Archive for August, 2009

If you have a room full of old, unused computers, telephones, servers, or other consumer electronics, then you have what we call a computer cemetery.  You know how the process starts. You place a few non-working or out-of-date machines in the corner of an unused room or closet, and the next thing you know, your extra space has turned into the resting place of countless electronics.

Organizations stock pile computers because they either can’t bear to let go of machines they’ll likely never use again or they worry about the safety of proprietary information hidden in the recesses of hard drives. While the reasons are understandable, valuable storage space, rapidly depreciating resale value, and the drag on ROI caused by unproductive assets should prompt businesses to divest themselves of computer cemeteries.

But what is the final resting place of your machines—the actual e-waste graveyard? Where does your recycling company send your scrap?

E-recyclers vary greatly due to a lack of regulation. According to the EPA, 82% of US e-waste is land filled and at least half of it ends up exported to countries such as China, Nigeria, and India, desperately lacking the necessary infrastructure to safely dispose of your toxic electronics.

Your computer monitor, for example, is made up of lead, mercury, cadmium, beryllium, barium, and PVCs—all toxic ingredients whose increased exposure is known to cause cancer, brain damage, and kidney problems, among other serious medical and environmental issues.

Although a certificate of disposal from an e-recycler is reassuring, it means very little. The US does not ban the export of e-waste, and too often “recycled” materials are shipped to unfit and negligent processors, or even directly to landfills.

Take action today and call in a responsible e-recycler that provides:
–          Secure data destruction – hard drive shredding and data erasure compliant with Department of Defense standards
–          A downstream vendor report specifically identifying how and where product is finally processed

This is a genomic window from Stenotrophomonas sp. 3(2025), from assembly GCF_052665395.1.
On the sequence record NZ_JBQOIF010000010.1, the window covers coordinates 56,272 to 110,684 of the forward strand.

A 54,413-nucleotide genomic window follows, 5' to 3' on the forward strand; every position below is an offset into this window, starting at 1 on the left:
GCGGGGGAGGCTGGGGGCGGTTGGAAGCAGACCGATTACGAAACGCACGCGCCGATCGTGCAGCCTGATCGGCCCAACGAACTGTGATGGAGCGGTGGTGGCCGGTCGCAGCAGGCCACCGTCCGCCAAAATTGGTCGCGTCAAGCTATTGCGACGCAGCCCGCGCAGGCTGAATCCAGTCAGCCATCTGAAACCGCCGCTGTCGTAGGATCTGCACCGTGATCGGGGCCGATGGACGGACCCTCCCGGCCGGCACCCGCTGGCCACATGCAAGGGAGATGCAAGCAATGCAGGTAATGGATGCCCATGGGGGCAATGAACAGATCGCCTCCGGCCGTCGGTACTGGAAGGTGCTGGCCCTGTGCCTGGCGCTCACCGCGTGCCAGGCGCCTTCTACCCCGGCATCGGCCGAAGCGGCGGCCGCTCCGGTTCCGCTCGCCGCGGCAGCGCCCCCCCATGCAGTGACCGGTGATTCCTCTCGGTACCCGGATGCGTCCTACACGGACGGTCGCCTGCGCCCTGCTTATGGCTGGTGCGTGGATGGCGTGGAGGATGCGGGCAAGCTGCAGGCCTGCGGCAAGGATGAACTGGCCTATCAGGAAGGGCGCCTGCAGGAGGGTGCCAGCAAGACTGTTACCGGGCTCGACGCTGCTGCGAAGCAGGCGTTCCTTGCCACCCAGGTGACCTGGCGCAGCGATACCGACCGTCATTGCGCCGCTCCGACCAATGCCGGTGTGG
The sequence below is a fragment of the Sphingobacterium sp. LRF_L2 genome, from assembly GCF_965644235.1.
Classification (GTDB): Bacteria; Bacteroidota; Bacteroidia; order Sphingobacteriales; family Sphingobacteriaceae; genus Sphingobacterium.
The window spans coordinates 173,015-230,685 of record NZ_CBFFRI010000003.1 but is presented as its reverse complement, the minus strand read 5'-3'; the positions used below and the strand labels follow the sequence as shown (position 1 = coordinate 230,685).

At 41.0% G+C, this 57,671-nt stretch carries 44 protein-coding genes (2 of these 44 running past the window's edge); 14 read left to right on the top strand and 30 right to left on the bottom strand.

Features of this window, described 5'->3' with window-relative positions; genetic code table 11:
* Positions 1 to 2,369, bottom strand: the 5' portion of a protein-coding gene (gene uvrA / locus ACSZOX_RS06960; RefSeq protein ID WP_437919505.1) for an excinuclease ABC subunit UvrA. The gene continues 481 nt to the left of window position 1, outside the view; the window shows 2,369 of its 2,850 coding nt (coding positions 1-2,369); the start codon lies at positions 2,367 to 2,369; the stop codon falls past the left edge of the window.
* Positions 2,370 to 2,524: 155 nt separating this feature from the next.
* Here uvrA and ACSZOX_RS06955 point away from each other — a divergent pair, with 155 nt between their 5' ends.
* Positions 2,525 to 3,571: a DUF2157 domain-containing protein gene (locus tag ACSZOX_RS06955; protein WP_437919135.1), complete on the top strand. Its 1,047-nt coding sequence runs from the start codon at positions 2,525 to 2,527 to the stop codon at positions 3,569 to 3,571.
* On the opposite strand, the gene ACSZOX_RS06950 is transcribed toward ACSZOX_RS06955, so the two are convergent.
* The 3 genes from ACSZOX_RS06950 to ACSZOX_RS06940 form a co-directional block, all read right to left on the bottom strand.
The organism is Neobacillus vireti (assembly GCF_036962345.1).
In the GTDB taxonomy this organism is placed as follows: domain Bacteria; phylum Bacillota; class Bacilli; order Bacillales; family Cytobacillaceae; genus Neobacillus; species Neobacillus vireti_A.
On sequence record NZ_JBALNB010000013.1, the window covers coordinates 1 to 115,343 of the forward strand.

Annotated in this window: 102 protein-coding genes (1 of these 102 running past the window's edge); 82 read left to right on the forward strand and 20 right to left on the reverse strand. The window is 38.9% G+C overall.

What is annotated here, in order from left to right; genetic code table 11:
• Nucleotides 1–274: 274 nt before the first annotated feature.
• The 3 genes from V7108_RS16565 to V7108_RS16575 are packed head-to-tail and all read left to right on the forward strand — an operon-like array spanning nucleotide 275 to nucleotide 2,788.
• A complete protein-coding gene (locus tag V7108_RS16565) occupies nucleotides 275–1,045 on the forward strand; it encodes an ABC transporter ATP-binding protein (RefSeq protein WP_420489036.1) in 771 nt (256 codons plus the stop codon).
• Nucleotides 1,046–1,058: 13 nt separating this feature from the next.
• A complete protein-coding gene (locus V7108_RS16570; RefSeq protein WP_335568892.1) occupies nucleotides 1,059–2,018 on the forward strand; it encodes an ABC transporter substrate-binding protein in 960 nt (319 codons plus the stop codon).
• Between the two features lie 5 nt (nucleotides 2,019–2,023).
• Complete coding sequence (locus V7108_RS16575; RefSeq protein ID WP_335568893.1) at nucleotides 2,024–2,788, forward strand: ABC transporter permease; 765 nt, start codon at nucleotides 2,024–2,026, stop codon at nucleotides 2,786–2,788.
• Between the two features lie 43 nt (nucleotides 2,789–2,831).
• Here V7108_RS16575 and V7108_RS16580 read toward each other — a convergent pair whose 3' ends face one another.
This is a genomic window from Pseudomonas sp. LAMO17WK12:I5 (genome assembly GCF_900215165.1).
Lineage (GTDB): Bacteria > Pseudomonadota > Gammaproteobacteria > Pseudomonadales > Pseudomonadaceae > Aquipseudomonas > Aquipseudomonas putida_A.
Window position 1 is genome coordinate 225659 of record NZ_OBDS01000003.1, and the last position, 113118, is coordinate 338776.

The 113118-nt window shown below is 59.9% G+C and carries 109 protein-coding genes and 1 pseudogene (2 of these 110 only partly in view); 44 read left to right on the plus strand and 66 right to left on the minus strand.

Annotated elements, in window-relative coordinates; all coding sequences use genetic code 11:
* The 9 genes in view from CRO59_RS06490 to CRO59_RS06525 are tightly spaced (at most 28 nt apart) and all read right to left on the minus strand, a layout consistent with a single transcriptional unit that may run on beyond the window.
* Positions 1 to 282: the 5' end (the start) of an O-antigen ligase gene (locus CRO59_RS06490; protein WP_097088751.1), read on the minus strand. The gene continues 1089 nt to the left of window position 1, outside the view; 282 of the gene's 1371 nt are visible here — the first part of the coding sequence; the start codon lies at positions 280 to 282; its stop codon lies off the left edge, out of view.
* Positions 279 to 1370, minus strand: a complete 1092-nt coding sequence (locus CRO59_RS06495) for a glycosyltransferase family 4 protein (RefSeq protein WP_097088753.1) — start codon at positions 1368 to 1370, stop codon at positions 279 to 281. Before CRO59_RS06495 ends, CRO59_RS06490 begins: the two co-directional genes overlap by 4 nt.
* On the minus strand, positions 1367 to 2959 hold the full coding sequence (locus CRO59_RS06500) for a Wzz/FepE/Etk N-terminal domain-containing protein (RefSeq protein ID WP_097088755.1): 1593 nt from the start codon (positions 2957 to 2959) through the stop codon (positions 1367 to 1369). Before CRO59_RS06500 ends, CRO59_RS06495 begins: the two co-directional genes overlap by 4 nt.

–           Accurate reporting of your machine’s recovered value
–          Access to their processing facility – a first hand look into their processing methods

Remember, choosing a responsible e-waste recycling company is crucial. After all, it is your company’s image—and information—on the line.

As appeared in the August issue of IREM Houston’s IREM Insight Newsletter. (Download PDF here)


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Denia Mejia, Clive Hess, and I visited AI Innovative for a tour of their impressive operation. As one of the largest plastics recyclers (but they do much more!) in North America, they had much to teach us about recycling.

Here are a few things I picked up:

  • Foam is expensive to transport. To reduce shipping costs, AI Innovative sells foam compressing machines that reduce foam size atleast 60 to 1.
  • This foam becomes pelletized and can be reused in dark products, such as trash bags and composite railroad ties.
  • Your colored plastics are often separated in clear and colors. The clear plastic is the easiest to resell as clear flakes. These become salad boxes, more plastic bottles, but most of all, they go into carpet!
  • “Natural in color” is used to describe the fuzzy plastic used in milk jugs. This milk jug plastic, however, cannot be put back into milk jugs. Why? Contamination!
  • Dark colors are processed and reused in dark bottles such as corrugated pipe and oil bottles.
  • Outlets for the reuse of contaminated plastics are being brainstormed now.
  • AI Innovative operates what the industry calls a “dirty MRF,” or Material Recovery Facility, meaning all municipal solid waste comes in for processing. Its dirty MRF is not in the US, however, but in Mexico, as lower labor costs allow for the intesive sorting process. This facility maintains a 15% recycling rate per weight of solid waste.
  • The AI Innovative Houston facility operates as a single stream MRF, or clean MRF, taking in cleaned plastics only with an 80% recycling rate.

Call AI Innovative and find a way to reduce your waste stream. They love a challenge, as we learned all about at their tour.

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